I recently read a passage in a book where an older woman asked a young man what he thought the holiest of all ceremonies was, he answered with ceremonies from his culture that were some of the most sacred. The older women replied that he was wrong, although those ceremonies were indeed some of the most sacred and special they were not the holiest. She responded that the holiest of all ceremonies was the birth of a child, and then she asked him, “what does that make you?”.
I’ve thought much about that passage and recently had a conversation about the nature of this very subject, the coincidence was enough to make me reflect and write about it. Birth is a sacred and holy time and it is both respected and feared. So what does that make us? For men they are the center of this holy ceremony once, when they themselves were born. Women are a part of this ceremony twice, as a baby and then as a mother. Although the father’s role during birth as support is no less an important part of birth, giving birth to life is a role men cannot experience in the same way. For women it makes them the center of such a holy and amazing experience, it is their energy that fills birth rooms. Supporting her is an honor that we should respect. We have all been a part of this ceremony as the baby. Perhaps that experience as a baby is something we can feel within us even though we cannot remember it and carries with us the instinct of protecting that holy and sacred space during and immediately after birth.
In a modern world protecting that ceremony and space has challenges our ancestors never could imagine. Technology has given us the ability to become connected and in touch with loved ones that we would otherwise never see due to distance. We are all undeniably connected and yet due to that connection can lose focus of the now and what’s right in front of us. I will be the first the admit I’ve been guilty of it! This challenge is something that I have both experienced and witnessed during birth. Often (and with my husband and I’s first), telling those we love that labor is happening and the baby is coming is something that is too joyful to hold. After announcing (as we found), often and appropriately, people wish to call, text and message their well wishes or see how things are going. Then the partner who was to be her support through labor or even she during labor or bonding with baby becomes slightly distracted by the phone and answering messages coming through. The sacred space is disrupted and can cause undue stress for all parties. One of the best solutions if radio silence is not an option is the old and trusted phone tree. Designating a few members of family to tell when labor occurs or if the baby is born allows these loved ones to spread the news to others with the stipulation that these few family members receive the questions and well wishes during that time and not to the partner or the women who is (or was) in labor. Protecting the sacred and holy time of birth can use the simple methods, but it makes a huge impact then and in the future.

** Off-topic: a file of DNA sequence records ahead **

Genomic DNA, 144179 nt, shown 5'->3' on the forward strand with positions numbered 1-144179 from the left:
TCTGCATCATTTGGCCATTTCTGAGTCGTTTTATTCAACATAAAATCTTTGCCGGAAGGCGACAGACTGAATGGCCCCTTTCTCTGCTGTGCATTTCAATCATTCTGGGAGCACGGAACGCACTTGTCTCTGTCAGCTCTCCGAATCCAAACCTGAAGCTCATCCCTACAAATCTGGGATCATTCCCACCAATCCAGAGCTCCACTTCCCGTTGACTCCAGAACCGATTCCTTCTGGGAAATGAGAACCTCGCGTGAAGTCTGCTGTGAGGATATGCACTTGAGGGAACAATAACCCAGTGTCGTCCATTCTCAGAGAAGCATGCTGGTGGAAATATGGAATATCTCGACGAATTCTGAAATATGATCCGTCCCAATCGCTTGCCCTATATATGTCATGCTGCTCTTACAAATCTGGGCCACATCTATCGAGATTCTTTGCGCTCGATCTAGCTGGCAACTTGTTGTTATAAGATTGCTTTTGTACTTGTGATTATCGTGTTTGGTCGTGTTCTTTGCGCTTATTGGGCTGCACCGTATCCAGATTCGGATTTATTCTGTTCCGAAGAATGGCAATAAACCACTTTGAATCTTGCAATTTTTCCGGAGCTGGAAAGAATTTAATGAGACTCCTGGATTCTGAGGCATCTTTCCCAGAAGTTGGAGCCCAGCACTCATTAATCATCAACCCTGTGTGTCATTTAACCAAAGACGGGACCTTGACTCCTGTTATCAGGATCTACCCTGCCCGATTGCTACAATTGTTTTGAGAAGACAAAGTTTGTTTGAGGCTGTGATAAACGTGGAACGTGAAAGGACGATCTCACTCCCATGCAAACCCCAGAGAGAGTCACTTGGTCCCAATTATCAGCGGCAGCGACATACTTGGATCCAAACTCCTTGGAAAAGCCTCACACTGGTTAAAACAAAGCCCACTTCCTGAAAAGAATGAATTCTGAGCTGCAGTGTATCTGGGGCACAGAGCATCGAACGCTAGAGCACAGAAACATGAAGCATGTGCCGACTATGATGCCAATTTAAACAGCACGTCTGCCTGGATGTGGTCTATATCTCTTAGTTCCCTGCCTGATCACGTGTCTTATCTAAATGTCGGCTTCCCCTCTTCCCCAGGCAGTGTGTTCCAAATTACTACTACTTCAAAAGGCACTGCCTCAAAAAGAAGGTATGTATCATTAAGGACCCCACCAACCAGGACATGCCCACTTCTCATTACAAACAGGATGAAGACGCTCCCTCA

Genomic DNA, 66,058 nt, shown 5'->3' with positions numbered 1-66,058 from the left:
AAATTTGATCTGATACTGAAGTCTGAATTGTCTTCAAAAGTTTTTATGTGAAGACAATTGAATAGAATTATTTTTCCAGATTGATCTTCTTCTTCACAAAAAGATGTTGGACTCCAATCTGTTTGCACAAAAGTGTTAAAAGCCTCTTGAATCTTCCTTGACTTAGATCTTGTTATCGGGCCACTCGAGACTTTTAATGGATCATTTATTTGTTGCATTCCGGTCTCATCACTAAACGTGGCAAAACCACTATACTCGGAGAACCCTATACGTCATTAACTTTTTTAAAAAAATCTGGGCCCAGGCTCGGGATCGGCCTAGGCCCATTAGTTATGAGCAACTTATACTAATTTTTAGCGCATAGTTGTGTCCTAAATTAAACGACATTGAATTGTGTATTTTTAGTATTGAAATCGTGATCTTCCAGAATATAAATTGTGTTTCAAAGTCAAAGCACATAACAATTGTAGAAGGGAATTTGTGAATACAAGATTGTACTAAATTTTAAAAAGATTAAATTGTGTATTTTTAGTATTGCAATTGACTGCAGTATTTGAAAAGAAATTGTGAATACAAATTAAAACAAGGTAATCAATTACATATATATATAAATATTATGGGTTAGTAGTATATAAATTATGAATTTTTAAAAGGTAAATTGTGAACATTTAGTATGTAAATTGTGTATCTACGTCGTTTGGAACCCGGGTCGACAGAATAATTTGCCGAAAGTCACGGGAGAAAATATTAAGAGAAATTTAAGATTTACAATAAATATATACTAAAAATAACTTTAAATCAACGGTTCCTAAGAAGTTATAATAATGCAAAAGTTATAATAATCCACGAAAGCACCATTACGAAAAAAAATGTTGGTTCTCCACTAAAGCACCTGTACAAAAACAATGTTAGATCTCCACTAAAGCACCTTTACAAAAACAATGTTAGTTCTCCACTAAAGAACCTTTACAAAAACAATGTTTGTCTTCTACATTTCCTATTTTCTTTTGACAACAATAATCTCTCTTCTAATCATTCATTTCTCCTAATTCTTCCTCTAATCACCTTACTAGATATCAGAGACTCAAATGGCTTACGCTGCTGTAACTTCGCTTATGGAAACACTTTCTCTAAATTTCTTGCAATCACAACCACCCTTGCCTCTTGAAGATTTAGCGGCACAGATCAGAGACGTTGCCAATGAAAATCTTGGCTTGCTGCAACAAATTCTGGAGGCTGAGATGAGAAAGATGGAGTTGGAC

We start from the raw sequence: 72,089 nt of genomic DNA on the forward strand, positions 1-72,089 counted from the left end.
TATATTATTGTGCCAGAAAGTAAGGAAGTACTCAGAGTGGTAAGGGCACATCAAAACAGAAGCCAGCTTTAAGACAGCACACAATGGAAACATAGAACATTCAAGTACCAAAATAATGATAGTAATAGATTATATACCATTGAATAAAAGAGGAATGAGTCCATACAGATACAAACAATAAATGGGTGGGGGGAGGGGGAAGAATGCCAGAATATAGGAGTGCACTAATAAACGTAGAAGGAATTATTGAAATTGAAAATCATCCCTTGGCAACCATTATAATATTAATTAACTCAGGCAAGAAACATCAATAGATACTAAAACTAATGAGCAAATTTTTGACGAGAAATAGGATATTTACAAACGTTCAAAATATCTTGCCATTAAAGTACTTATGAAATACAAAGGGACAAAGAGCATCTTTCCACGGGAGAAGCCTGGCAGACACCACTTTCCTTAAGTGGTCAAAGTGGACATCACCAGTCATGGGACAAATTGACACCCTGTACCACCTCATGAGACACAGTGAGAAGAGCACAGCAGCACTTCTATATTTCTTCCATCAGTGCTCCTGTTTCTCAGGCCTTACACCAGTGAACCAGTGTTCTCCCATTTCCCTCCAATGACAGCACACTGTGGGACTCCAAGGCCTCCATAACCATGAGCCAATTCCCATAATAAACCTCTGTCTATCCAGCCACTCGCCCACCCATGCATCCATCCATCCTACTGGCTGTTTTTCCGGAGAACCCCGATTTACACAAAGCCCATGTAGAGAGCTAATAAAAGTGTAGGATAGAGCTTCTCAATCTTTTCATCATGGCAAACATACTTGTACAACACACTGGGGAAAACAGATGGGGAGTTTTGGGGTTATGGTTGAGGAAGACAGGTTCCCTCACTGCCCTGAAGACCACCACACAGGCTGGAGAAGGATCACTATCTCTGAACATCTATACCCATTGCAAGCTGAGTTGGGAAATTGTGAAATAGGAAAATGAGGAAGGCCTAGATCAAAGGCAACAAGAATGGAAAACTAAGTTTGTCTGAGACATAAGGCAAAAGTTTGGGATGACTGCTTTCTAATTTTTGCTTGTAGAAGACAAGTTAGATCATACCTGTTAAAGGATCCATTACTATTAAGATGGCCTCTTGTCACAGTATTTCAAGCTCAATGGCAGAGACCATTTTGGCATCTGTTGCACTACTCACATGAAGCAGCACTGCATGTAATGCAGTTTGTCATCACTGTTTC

As anyone can imagine there is much to discuss about the sacred birth space and what it makes us. With this question in mind I plan on exploring other topics of sacred birth space, such as the sacred hour, delayed cord clamping, lotus birth and guardians of the birth.